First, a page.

Jewish World Review Feb. 11, 2002 / 29 Shevat, 5762
store on your lap
But there was another story in the business pages -- one that received considerably less attention.
It said that Amazon.com had posted its first-ever net profit in the fourth quarter of 2001, and that the company had done $1.12 billion in net sales.
Kmart, before the bankruptcy filing, had 2,114 stores.
Amazon.com, for all intents and purposes, has one -- located in your house. Or in your office. Or on your lap.
In those two numbers reside the most significant retailing story of the week just past -- and, conceivably, for many years to come.
Because if what you read into the Kmart bankruptcy is the descent of one famous merchant, and the ascendancy of two of its competitors, you may be ignoring what's right in front of you.
Store? What's a store?
The definition of a general-service store at one time was the downtown department store. Every city had one -- it was where people went, without giving it much thought, to purchase just about anything they might need.
(Usually just a few steps down from a town's big department store -- offering more commonplace goods at cheaper prices -- was an S.S. Kresge store. The classic dime store. That's worth mentioning now because when the owners of the S.S. Kresge chain sensed that America's shopping patterns were changing -- that dime stores could no longer compete -- the Kresge executives opened a new kind of store. They called it Kmart.)
Thus, the bankruptcy of Kmart Corp., in the context of retailing history, should not be seen as especially shocking. People's preferences in buying things -- where and how they buy them -- change. Yes, Target discount stores are brighter than Kmarts; yes Wal-Marts are more gargantuan. Wal-Mart and Target are well on their way to becoming what the old-line department stores once were: the first choice for all-purpose shopping.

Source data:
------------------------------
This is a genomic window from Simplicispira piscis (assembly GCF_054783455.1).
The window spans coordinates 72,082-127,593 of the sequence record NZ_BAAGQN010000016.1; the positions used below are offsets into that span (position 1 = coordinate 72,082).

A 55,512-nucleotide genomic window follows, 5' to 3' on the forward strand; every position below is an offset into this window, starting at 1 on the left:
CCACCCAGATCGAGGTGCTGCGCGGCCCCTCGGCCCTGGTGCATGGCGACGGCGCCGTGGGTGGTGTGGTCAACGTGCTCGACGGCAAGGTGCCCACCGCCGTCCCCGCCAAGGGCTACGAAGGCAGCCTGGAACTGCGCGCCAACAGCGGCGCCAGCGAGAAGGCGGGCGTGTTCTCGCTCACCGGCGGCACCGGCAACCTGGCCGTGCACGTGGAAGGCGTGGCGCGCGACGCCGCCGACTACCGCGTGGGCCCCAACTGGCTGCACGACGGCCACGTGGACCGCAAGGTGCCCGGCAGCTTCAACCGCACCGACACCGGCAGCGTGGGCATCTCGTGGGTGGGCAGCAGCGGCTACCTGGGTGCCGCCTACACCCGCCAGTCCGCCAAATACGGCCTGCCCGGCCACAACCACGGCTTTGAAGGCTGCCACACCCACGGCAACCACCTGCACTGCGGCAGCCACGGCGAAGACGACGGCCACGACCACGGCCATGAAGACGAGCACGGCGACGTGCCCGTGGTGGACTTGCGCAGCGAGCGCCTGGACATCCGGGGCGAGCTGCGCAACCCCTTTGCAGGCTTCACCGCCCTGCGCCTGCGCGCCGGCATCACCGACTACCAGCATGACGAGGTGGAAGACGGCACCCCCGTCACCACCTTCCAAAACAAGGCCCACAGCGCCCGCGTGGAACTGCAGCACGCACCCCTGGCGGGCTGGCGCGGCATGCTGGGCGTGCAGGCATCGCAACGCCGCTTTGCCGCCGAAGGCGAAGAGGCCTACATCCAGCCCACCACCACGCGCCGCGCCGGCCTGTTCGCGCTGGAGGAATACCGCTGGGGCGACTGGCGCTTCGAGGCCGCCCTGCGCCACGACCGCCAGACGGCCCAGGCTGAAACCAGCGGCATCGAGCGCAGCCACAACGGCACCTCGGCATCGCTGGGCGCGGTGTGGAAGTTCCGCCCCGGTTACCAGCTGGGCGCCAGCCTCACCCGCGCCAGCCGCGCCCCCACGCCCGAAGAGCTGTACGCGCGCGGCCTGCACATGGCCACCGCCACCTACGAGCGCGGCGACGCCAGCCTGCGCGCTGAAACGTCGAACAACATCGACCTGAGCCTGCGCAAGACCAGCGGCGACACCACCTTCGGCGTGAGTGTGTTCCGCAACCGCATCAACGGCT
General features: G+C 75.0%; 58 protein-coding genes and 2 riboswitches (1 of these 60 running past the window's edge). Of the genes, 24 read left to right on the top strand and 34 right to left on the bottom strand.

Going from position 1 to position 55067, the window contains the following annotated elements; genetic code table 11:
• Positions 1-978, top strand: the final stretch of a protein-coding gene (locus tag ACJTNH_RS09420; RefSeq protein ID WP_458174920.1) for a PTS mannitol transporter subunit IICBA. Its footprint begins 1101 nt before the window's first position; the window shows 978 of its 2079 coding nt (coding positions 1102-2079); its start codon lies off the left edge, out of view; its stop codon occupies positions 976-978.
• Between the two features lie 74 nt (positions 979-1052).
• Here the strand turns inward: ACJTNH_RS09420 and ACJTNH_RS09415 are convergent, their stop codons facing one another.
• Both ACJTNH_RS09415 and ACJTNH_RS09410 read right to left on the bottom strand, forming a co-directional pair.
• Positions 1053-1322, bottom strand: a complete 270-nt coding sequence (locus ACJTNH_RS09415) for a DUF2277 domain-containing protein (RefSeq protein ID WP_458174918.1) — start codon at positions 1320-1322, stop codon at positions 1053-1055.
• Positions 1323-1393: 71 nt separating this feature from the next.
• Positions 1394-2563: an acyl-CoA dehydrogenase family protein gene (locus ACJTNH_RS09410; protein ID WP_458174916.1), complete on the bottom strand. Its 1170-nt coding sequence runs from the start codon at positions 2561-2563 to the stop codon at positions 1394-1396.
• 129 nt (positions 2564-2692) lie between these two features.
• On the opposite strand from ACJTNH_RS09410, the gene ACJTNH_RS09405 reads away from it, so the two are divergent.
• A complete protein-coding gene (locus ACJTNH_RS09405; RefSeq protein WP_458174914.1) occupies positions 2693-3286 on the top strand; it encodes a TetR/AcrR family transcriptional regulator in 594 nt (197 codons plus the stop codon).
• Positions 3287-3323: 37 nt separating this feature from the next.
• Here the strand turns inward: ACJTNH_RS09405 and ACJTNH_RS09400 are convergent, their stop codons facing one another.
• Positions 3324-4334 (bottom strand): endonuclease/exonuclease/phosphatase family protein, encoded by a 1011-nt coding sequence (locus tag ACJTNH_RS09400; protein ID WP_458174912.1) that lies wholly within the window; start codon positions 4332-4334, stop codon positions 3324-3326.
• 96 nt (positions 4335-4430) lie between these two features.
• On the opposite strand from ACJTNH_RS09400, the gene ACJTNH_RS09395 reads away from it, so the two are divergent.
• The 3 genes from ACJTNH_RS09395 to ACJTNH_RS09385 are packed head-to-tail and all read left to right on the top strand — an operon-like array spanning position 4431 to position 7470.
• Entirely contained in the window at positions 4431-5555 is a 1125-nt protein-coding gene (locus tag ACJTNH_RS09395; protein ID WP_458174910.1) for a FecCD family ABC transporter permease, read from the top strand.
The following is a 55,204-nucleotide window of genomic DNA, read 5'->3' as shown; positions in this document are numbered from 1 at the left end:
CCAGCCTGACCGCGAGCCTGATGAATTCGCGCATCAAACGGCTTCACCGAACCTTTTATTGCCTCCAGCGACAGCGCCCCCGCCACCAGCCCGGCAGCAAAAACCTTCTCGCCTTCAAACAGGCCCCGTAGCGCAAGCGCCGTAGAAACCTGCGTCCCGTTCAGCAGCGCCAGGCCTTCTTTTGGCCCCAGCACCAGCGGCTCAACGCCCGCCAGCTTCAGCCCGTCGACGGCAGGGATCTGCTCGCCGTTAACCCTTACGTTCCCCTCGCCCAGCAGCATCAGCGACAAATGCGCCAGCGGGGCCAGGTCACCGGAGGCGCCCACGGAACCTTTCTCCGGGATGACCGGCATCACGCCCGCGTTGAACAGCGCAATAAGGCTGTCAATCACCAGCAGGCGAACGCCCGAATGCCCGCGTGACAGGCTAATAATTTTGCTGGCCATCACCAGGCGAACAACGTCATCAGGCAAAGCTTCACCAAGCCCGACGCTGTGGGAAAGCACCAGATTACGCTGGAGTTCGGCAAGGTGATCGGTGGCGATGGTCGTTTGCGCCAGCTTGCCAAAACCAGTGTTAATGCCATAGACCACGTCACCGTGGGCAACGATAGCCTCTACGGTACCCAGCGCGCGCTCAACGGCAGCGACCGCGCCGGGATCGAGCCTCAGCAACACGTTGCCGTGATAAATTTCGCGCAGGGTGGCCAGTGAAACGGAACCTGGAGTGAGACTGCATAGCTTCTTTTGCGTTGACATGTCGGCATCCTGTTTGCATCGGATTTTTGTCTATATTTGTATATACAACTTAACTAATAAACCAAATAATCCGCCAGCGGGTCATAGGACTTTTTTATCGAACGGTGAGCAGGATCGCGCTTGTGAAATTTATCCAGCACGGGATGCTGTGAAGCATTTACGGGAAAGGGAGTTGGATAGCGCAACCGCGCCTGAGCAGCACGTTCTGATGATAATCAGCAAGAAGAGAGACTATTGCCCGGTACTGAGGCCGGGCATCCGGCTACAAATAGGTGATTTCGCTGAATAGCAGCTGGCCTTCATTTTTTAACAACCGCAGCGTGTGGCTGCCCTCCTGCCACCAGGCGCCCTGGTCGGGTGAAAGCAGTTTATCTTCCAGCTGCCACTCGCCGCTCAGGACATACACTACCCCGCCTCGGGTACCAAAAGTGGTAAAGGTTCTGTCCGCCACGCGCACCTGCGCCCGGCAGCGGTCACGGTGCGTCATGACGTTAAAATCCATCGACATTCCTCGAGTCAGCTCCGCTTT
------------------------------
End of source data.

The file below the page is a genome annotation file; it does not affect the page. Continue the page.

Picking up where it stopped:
But look again at that story inside the business section. The one that didn't attract as much attention.
Amazon.com has begun to make money.
Its customers seem to like it. It's not just an on-line bookstore anymore -- you can purchase a surprisingly broad array of items from it. You can browse for hours, looking at the merchandise and reading other customers' reviews of the items. No one is pressuring you. There are no lines. You didn't have to park. Your purchases will be delivered to your door, neatly packaged.
And Amazon.com's expenses?
Start with the fact that there are no freestanding stores -- nowhere in the United States does Amazon.com have to pay rent or property taxes for a store, or pay employees to open the front doors each morning, to mop up the store aisles, to hang the special-sale signs, to watch over the cash registers. Kmart did, in each of those 2,114 stores -- each store had a front door.
Why even mention that?
Because it's the most important part of this story. Amazon.com is way out front in the on-line shopping business -- you can bet that its unstated goal is not just to be the world's biggest store, but -- symbolically -- the world's only store. If it succeeds in making its shopping experience satisfying enough . . . if people begin asking themselves "why bother?" when considering driving somewhere to shop . . . if every time a shopper is met with indifferent service by a human being at a traditional store, and is pleased with his or her computerized shopping experience. . . .
If that happens, something fundamental in American retailing -- in American life -- will have changed. The potential ramifications are big beyond imagining -- starting with the declining need for people to work in stores, and the booming need for people to carry boxes from trucks to houses. Not to mention the very way it will feel to live in this smaller world.
The big news is not the questionable future of the Kmart stores -- the big news is the future of stores, as we have known them.
You may disagree. We can talk about that. I'll meet you at the soda fountain at S.S.